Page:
Transformers doesn’t take itself too seriously, always a saving grace in a big bloated Summer blockbuster. There is a tiny evil robot that constantly flits about like a little spider, constantly verbalizing (all the robots talk in some sense) with little “oops” and “uh ohs.” It also gets in a bit of slapstick including a scene where it sneaks across an airport runway. The good robots get their time for slapstick fun as well by spying on and hiding from Shia LaBeouf’s parents outside their house – and totally making a mess of his father’s beloved backyard. One of the robots even gets peed on by LaBeouf’s dog and proves he learned his lesson by later peeing on the unlikable (here) John Turturro. (Okay, maybe that last bit was taking things a bit too un-seriously.)

Finally, the whole film is really, as I alluded, designed as a giant monster movie in the grand old Godzilla tradition and it is fun in this sense. We get introduced to the good monsters and the bad monsters. We get just enough – mostly very silly – background mythology to explain their existence. Then they are set loose to bash each other all over the screen. And for most of the time it is fun to watch, although, as has been my experience with most giant monster movies of the Japanese variety, the climactic battle is more drawn out and busy than exciting. In Transformers, I actually started to nod off during what should have been the most riveting battle in the movie.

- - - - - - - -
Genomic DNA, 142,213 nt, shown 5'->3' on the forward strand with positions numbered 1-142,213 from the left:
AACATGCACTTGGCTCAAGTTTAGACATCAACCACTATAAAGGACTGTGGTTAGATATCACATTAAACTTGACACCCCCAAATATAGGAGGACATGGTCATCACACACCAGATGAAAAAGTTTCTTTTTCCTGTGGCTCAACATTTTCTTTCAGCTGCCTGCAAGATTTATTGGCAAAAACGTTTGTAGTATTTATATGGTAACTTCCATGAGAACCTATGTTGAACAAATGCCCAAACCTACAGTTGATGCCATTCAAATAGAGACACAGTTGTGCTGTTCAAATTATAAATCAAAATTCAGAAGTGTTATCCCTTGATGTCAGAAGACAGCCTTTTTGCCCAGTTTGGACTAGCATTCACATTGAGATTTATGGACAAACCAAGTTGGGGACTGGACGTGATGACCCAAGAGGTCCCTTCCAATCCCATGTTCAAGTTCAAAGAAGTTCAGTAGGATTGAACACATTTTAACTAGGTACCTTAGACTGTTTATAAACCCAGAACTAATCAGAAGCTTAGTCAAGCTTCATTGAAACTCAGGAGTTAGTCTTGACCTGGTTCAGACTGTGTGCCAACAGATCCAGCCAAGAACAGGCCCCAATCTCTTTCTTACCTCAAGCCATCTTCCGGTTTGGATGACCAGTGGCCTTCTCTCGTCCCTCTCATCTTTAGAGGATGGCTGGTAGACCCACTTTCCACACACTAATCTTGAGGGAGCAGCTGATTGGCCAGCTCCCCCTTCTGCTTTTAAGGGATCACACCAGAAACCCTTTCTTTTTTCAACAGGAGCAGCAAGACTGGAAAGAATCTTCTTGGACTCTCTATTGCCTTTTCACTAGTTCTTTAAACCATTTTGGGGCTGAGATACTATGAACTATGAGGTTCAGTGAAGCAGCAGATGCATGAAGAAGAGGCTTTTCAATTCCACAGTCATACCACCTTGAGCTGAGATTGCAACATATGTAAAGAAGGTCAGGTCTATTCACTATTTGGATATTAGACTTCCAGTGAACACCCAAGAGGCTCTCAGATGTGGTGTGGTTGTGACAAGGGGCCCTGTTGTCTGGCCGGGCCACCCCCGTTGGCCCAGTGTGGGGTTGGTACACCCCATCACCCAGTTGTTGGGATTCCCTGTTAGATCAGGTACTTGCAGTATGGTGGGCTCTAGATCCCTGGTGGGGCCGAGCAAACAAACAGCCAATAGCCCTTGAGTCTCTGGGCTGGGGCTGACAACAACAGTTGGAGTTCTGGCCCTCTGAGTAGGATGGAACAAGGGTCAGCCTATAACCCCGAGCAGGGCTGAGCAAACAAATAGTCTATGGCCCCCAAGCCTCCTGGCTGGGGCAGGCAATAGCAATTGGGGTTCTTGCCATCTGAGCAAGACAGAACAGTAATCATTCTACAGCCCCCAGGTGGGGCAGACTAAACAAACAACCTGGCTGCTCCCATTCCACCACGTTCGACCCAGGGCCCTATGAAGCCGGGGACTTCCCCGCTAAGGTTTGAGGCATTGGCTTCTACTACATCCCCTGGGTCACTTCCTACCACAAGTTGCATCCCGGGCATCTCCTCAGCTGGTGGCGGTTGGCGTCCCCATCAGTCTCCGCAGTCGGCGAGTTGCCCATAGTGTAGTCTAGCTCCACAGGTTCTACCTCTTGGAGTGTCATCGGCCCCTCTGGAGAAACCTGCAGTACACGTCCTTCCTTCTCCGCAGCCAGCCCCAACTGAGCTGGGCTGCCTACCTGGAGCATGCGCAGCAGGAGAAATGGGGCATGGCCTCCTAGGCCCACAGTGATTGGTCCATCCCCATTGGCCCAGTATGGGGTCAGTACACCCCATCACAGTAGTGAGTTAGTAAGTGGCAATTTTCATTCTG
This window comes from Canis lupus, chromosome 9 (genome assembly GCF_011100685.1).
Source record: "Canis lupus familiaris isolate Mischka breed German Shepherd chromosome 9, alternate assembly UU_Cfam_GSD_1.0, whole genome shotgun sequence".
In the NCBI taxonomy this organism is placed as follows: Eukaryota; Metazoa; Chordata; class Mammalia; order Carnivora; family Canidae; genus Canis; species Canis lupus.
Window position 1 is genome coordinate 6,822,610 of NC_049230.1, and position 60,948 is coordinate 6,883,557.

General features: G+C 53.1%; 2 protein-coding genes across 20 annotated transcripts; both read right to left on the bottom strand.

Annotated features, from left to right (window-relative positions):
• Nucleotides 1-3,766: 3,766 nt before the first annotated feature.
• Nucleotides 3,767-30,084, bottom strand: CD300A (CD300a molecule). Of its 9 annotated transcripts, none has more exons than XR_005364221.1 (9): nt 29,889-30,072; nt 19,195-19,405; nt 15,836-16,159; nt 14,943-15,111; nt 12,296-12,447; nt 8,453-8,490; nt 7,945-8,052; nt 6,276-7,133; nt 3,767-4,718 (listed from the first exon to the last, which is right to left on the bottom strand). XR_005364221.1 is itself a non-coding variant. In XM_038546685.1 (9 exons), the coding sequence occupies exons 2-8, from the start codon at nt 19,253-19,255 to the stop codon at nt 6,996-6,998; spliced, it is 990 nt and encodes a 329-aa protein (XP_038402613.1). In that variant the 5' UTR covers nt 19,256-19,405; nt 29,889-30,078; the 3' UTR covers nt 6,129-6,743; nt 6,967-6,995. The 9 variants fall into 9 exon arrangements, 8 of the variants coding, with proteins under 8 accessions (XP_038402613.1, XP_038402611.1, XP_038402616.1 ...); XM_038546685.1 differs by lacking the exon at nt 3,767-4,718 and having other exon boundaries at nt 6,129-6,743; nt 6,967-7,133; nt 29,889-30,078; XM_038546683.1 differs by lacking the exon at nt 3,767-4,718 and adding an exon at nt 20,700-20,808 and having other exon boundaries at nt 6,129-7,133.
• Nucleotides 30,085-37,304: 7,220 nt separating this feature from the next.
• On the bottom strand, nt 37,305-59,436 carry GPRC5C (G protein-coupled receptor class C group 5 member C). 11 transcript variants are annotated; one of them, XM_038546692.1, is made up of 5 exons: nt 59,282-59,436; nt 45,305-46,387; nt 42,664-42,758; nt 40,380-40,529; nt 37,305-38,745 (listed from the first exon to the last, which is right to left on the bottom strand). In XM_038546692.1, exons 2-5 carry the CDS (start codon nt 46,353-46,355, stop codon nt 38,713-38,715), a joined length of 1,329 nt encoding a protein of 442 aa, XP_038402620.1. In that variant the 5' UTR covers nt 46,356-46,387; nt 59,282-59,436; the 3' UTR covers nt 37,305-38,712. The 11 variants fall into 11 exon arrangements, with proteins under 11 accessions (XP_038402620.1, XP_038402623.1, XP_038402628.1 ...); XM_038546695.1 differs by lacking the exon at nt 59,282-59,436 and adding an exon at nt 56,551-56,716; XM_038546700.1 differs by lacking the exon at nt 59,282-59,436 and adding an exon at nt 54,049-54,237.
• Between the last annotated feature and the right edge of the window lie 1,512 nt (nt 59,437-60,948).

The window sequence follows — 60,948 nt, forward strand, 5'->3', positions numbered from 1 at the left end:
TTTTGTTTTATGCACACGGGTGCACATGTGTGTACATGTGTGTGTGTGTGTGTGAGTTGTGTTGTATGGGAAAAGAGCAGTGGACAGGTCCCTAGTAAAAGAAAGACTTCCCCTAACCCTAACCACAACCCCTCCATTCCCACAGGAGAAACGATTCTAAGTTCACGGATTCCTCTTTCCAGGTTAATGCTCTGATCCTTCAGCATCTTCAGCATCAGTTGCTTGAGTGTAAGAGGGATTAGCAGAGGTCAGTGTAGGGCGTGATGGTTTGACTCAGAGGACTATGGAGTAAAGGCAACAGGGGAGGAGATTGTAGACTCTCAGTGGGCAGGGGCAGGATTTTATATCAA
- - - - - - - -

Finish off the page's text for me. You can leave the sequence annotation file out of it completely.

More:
I didn’t choose to compare Transformers to Godzilla versus Space Godzilla just willy-nilly. That installment is the most child oriented I’ve seen in the Godzilla franchise and it seemed to work very well at giving children something to enjoy. At least my young daughter seemed to find it engaging. Transformers seems to be aiming at the same audience – it is based on a line of children’s toys after all. And it did take me back to my six-year-old days of playing with and destroying Hot Wheels cars. But its constant references to everything from the Iraq war to masturbation and its visual homage to Playboy and Kill Bill dragged it out of character and into horny teen land. I wish that Michael Bay had shown faith that he could get enough ogle-eyed young boys (and grown men who wish they were young boys) into the theater to make this work and simply cater to their needs. I also wish he’d cut out all those damn scenes of people standing around talking.

1 comment:

Anonymous said...

interesting review. As a 30 year old dad of 3 kids, the 8 year old and 5 year old suggested we watch it again and again in theatres. This movie was based on toys that i watched in cartoons and played with as a child and has be "reformulated" to today's generation of kids. Its like how Star Wars of 1977 (the year i was born) and Star Wars of 1999 (the year my first son was born). The newer movie can never live to the hype of the original.

Now that Transformer the movie is out on DVD. I return home to Transformers.... on TV. I say, thank god for Megan Fox because right now i can't stand another minute of it, but my kids love it

as i once did long long ago...... possibly in a far far away galaxy..